Maximus, the muscular, high-energy, white and tan retriever mix repeatedly adopted and returned to Columbus’ PAWS Humane animal shelter is back in the shelter. Again.
Four times he has been adopted. Three times his new owners returned him. This time it wasn’t the adopters who brought him back: He was found wandering along a highway in LaGrange, Ga.
“Max was found and picked up by a Good Samaritan after wandering around on a bypass,” Casey Smith of PAWS wrote in response to an email inquiry. “The Good Samaritan brought Max to PAWS Humane. We found out that his owner no longer wanted ownership of Max, and he was relinquished back into our care. So, now he is available for adoption again. It's so sad because he is such a great dog, but we are dedicated to finding him the perfect fit.”
Sign Up and Save
Get six months of free digital access to the Ledger-Enquirer
Records show the shelter last took him in on Oct. 10. He still was there Wednesday, and still available for adoption.
He is not a bad dog: He loves people; he loves other dogs; he knows basic commands such as “sit,” “down,” “stay,” “off,” “look” and “leave it.” He has been trained to walk on a harness.
PAWS once thought the best place for Maximus would be a farm with lots of open space for him to run and play and burn off energy. It would have been, had his instinct for alpha-dog dominance not made him think he could dominate the livestock, including horses that have their own instincts, such as kicking and stomping canines who appear to threaten them.
Similarly, cats, chickens and other small animals were an issue: Max saw them as prey he was free to chase. It seems any farm he goes to should be one that raises only other dogs.
A best friend
PAWS adoption manager Kati Morrell once described Max as the perfect fit for someone who wants to spend a lot of time being his best friend: “He loves to get attention, but he also requires attention as well. He needs someone who’s going to be focused on him. … He loves affection. He loves to be petted.”
Now 3 years old, he has been neutered, micro-chipped and vaccinated. And well-socialized, too, when it comes to people: “We have volunteers that take him downtown quite a bit. He loves crowds; he loves being the center of attention,” Morrell said.
When PAWS posts an adoptable pet’s profile online, it writes the piece in first-person, as if the dog were talking:
“I came to PAWS from animal control and found a few families who took me home, but I haven't found quite the right fit yet,” reads Max’s profile. “I love being a couch potato and I'll cuddle up with you anytime. I have a few basic manners that I learned from the volunteer trainers and staff at PAWS. … I get along great with people, but can be selective about other dogs. I would rather not be in a home with cats or other small animals (they're too tempting and I like to chase them). I need a patient owner who will continue to train me and take me on plenty of walks with my Easy Walk harness. I would like a forever home with a fenced in yard and plenty of room to run!”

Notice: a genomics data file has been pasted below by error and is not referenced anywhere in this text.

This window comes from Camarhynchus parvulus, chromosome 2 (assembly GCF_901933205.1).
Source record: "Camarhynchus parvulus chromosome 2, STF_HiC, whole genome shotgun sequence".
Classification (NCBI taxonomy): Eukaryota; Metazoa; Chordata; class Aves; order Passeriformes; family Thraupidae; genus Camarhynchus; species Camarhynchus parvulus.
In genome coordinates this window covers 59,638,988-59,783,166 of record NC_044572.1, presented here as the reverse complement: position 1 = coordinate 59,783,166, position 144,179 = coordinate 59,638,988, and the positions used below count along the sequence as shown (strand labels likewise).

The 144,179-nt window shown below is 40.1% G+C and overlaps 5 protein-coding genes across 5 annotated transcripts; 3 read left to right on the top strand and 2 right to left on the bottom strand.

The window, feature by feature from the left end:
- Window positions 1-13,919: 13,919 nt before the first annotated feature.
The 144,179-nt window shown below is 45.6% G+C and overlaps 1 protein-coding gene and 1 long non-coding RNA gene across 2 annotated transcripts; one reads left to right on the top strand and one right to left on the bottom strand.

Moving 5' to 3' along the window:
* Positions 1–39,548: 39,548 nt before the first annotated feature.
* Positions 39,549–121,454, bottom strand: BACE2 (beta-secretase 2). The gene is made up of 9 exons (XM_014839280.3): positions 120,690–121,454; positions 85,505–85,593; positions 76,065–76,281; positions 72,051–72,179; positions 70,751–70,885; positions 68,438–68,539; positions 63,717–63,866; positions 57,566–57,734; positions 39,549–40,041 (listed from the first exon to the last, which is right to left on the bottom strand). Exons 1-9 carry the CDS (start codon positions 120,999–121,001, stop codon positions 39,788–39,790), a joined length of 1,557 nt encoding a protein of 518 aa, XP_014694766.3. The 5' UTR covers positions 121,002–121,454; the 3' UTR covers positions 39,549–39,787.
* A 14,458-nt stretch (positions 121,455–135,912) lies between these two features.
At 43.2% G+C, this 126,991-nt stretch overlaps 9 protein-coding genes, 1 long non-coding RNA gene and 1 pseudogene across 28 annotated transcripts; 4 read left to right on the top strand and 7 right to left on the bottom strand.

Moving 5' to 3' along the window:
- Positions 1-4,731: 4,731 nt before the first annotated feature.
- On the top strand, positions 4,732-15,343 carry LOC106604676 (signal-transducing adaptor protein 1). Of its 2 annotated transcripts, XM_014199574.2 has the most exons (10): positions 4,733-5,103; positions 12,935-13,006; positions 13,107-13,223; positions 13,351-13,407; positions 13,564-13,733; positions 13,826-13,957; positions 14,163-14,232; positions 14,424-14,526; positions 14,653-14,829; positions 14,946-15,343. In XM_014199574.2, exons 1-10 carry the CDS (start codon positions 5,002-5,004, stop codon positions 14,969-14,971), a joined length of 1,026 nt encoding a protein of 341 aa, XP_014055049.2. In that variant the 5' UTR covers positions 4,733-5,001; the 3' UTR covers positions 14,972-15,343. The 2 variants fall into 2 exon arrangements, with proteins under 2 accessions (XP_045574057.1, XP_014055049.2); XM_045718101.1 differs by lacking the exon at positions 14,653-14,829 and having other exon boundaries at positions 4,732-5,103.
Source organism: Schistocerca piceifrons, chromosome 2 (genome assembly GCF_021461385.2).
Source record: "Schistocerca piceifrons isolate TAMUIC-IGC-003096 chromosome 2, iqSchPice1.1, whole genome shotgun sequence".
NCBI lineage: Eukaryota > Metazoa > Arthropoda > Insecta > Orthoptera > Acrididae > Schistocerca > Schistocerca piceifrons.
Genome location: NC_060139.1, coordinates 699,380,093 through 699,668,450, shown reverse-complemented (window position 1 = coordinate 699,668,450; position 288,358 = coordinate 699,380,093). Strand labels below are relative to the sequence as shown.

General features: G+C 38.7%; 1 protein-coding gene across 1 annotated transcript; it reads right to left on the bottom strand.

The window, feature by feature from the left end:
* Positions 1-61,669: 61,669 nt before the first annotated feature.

Maximus last made the news in a June 30 Ledger-Enquirer report on PAWS’ using him to accelerate the socialization of a once-wild dog named Ghost, who as a puppy escaped into the woods around PAWS’ 4900 Milgen Road facility during a transport. Ghost grew up alone, for a year, before he was captured.
Initially Ghost was too scared of humans to endure their company, as Smith wrote early on: “Ghost doesn’t wag his tail; he doesn’t know how to accept affection; and he doesn’t know how to trust humans.”
Donors paid for PAWS to build Ghost his own outdoor pen and shelter, so he wouldn’t feel trapped inside the building.
Though Ghost wasn’t comfortable with humans, he liked other dogs, so PAWS tried using the super-social Maximus to teach the super-shy Ghost that people can be OK.
And it worked: “Relaxing around humans, accepting affection, really our being able to touch his neck and his head, a lot of that came from his seeing Maximus’ affection, and Maximus is a very affectionate dog,” Morrell said. “So Maximus has really done a lot of work for Ghost.”
Now PAWS finds itself in an unexpected position, with these two dog buddies: It always thought Maximus would find a home first, and getting Ghost ready for adoption would take much longer.
Last week, PAWS announced Ghost is ready to go home, his fear of people suitably reduced.
Now he could leave the shelter before Max, whose total time there now adds up to 665 days.
“It's super unfortunate,” Smith wrote in an email Wednesday. “But as always, we are taking the best care of him that we can. It's clear that he loves his PAWS people, because he lights up when he sees any of us, but it is still so sad that he can't find a loving home that will last forever.”